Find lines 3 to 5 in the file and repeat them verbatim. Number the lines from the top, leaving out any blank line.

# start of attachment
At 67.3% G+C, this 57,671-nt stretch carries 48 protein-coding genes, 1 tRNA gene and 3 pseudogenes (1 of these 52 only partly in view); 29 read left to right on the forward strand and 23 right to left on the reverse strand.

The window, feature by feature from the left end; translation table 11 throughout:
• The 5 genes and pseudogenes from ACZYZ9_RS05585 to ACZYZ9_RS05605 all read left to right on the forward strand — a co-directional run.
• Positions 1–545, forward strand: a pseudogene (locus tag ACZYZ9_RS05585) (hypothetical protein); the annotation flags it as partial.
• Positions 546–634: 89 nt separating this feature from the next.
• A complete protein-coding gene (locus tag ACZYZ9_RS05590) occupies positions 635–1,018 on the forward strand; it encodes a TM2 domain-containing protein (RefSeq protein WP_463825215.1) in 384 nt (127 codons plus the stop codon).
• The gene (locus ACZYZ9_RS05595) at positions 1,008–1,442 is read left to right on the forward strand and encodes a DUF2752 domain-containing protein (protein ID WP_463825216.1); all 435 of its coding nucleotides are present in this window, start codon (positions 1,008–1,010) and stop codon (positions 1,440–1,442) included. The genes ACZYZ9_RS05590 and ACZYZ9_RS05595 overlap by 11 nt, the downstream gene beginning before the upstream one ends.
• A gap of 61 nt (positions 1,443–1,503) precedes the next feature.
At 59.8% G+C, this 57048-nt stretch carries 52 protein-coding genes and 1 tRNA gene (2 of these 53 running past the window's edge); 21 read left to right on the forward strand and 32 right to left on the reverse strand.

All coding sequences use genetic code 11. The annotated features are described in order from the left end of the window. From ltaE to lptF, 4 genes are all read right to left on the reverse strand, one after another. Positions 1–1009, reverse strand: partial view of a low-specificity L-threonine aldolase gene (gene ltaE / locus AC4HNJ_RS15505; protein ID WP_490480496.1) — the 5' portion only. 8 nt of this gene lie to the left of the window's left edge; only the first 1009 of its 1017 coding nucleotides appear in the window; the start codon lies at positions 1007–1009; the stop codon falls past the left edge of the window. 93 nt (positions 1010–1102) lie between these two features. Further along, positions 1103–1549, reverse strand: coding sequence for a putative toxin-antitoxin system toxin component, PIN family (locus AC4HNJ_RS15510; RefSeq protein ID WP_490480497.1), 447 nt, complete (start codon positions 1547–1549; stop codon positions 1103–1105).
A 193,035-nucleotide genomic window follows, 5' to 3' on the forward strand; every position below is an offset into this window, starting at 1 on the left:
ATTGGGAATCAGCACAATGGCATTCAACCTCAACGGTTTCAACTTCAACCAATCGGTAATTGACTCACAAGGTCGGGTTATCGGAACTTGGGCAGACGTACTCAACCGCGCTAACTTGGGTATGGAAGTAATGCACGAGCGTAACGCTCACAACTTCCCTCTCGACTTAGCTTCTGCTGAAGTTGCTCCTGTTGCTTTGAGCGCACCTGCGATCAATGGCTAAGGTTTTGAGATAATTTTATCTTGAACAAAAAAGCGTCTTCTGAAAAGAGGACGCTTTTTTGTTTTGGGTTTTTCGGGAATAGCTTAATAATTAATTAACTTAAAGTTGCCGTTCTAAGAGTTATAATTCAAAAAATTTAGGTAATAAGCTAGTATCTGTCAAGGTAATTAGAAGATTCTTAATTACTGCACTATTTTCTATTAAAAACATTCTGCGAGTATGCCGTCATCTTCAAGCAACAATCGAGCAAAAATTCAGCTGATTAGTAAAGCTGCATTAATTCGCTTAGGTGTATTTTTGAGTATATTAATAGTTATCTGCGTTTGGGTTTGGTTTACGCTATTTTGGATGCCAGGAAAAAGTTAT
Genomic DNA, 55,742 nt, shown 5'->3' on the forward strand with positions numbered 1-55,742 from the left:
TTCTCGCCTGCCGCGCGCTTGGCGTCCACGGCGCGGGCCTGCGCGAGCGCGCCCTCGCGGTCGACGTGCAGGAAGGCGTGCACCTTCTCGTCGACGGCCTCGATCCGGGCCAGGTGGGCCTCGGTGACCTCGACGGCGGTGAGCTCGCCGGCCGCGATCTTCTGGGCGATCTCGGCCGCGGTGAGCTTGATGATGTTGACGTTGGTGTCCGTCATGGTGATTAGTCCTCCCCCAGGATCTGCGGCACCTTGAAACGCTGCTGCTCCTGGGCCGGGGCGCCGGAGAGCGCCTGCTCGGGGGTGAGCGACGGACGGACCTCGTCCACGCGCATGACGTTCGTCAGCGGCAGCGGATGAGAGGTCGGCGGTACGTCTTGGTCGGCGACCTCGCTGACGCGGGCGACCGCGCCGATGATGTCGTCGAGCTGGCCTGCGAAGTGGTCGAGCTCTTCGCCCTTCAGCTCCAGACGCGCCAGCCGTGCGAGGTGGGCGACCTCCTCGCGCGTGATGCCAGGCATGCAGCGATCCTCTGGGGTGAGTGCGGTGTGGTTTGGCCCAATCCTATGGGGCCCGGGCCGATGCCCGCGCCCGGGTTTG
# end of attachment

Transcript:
• The 5 genes and pseudogenes from ACZYZ9_RS05585 to ACZYZ9_RS05605 all read left to right on the forward strand — a co-directional run.
• Positions 1–545, forward strand: a pseudogene (locus tag ACZYZ9_RS05585) (hypothetical protein); the annotation flags it as partial.
• Positions 546–634: 89 nt separating this feature from the next.